Sue Abrams, a friend of Hopkins PR and owner of Sue Abrams Productions, offers sage advice on the corporate video in today’s guest blog, “I Want an Eight-Minute Video!”
The length of your corporate video can be one of the biggest factors in viewer engagement. If a video is long, today’s multi-tasking, uber-distracted viewers will bail midstream and miss key messaging. Clients often come to us with a predetermined run time for their videos. As a creative services agency, we help clients consider many factors, including video duration, that will best drive home messaging and get results.
Here are a few suggestions on getting the most bang for your video production buck.
- Start by discussing your goals, video content and creative treatments. Your video production company should be able to offer many suggestions that help you meet your needs.
- Consider your audience: Is this a company website or YouTube video? If so, aim for 1:00-2:30 video run time, max. There are always exceptions.
- Will your video be used as a one-on-one sales presentation or showed to another “captive audience”? If “yes” to either scenario, your video can go longer. But, it should include creative elements that keep people watching.
- Is this a training or public education video? Your video could be quite lengthy. We suggest breaking long videos into several shorter segments.
- Will this video double as a trade show loop? The video’s sound typically will be inaudible on the trade show floor. Highlight key points via eye-catching motion graphics, instead of voice over. You can have your production company cut a separate version of your web video to be used specifically as a trade show loop.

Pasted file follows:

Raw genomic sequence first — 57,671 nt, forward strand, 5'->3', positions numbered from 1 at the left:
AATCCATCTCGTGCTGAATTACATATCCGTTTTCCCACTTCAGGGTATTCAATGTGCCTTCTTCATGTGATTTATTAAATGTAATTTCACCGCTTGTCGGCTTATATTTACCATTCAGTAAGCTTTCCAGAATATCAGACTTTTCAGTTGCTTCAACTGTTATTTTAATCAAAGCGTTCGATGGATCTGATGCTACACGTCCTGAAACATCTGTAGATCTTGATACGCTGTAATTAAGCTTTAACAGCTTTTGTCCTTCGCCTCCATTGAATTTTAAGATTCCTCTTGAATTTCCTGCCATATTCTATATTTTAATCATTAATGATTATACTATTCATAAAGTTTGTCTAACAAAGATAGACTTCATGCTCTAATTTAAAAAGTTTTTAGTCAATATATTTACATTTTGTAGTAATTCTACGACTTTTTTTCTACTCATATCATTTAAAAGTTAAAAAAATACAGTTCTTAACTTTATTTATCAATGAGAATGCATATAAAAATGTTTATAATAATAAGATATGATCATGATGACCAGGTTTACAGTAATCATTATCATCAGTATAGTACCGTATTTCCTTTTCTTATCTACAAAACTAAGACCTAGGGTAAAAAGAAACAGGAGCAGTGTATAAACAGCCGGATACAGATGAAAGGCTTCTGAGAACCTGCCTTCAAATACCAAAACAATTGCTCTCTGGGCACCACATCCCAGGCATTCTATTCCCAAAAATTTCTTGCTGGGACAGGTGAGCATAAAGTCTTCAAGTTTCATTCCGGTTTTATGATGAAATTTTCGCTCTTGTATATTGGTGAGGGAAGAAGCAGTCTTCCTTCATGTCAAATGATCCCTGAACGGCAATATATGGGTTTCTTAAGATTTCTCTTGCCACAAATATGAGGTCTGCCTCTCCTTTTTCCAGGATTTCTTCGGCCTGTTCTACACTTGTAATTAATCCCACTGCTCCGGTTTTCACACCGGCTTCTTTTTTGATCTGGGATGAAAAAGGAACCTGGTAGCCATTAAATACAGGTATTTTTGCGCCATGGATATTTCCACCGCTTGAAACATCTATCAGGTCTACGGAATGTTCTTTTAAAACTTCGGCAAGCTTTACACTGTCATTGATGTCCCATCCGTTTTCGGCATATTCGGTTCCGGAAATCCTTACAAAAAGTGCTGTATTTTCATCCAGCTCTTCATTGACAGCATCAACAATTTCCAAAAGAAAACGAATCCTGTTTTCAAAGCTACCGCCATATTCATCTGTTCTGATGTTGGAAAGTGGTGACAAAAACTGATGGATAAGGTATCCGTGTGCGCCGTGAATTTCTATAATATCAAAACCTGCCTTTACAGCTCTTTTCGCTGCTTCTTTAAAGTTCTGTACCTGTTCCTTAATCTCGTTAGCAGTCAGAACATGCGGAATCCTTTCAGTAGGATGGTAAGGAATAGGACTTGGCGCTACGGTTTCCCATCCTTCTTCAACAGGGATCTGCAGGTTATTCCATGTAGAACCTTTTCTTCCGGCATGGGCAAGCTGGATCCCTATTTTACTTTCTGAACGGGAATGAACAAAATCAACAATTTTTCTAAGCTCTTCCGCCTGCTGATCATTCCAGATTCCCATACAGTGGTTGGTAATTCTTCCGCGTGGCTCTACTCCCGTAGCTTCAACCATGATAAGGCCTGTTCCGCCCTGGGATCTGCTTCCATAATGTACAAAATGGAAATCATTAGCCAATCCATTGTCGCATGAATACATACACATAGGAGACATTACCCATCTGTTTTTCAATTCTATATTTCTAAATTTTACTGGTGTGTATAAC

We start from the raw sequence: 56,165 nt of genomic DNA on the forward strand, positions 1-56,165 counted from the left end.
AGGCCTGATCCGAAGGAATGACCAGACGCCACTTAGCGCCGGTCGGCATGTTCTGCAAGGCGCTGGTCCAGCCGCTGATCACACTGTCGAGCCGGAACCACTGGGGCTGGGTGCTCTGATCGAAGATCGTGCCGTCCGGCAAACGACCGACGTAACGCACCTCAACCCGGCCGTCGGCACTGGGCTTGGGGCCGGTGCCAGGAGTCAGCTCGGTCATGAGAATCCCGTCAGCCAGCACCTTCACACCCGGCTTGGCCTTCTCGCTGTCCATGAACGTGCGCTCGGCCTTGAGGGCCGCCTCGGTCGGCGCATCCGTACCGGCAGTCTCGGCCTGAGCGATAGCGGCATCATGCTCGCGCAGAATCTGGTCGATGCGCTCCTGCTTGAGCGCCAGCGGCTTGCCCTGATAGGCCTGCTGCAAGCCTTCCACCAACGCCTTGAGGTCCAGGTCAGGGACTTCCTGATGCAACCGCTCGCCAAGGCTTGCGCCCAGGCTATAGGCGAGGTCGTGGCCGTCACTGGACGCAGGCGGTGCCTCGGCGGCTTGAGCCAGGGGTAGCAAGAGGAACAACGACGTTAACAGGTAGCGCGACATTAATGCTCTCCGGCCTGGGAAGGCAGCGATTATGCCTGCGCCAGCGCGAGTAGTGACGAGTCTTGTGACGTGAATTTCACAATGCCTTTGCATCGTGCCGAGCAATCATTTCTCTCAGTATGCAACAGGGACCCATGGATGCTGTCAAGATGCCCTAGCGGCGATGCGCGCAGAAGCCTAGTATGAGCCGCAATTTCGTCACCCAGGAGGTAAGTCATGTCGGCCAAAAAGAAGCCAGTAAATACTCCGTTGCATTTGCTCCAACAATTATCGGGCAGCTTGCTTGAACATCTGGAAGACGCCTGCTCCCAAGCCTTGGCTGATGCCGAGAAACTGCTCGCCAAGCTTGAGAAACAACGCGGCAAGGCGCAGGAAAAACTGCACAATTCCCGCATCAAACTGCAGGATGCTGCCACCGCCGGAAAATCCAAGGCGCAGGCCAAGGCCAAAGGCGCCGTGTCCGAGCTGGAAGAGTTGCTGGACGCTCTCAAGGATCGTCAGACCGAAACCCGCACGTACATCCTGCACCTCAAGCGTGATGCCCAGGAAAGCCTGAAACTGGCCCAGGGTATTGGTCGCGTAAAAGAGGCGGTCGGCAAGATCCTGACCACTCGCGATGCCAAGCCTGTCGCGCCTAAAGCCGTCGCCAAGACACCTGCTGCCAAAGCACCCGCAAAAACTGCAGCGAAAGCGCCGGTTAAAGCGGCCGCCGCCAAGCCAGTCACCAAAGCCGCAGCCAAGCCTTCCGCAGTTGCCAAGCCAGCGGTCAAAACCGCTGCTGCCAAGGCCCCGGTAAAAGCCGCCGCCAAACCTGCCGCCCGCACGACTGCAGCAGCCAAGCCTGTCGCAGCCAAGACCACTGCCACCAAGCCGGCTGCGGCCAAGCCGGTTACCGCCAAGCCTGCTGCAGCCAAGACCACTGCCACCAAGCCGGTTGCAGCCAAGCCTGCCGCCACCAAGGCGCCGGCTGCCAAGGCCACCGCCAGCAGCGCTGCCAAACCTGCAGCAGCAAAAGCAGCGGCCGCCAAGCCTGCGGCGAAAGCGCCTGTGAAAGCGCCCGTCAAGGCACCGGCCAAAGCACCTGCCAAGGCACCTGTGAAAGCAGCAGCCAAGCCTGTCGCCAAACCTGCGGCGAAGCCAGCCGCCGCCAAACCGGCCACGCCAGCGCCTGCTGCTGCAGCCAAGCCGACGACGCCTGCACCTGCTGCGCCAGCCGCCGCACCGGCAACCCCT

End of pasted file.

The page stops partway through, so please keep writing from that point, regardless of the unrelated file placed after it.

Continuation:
- Regardless of length, several other elements keep the audience watching and absorbing your messaging. Just a few of these elements: Effective scripting, a professional actor’s delivery of the script, high quality video, strategically selected music and theme-appropriate 2D motion graphics.
- Every video situation is different. If you need that eight-minute video, go for it! Once you are armed with information and are given options, the decision should be yours.
Sue owns Sue Abrams Productions, serving the DFW area and beyond, in corporate video production, graphic design, still photography, corporate event production and interactive CBT, since 1999.
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Hopkins PR is a public relations firm with offices in Dallas and Austin. We can do everything from crisis communications to media training to traditional media relations. We focus on “Texas PR by Texans in Texas.”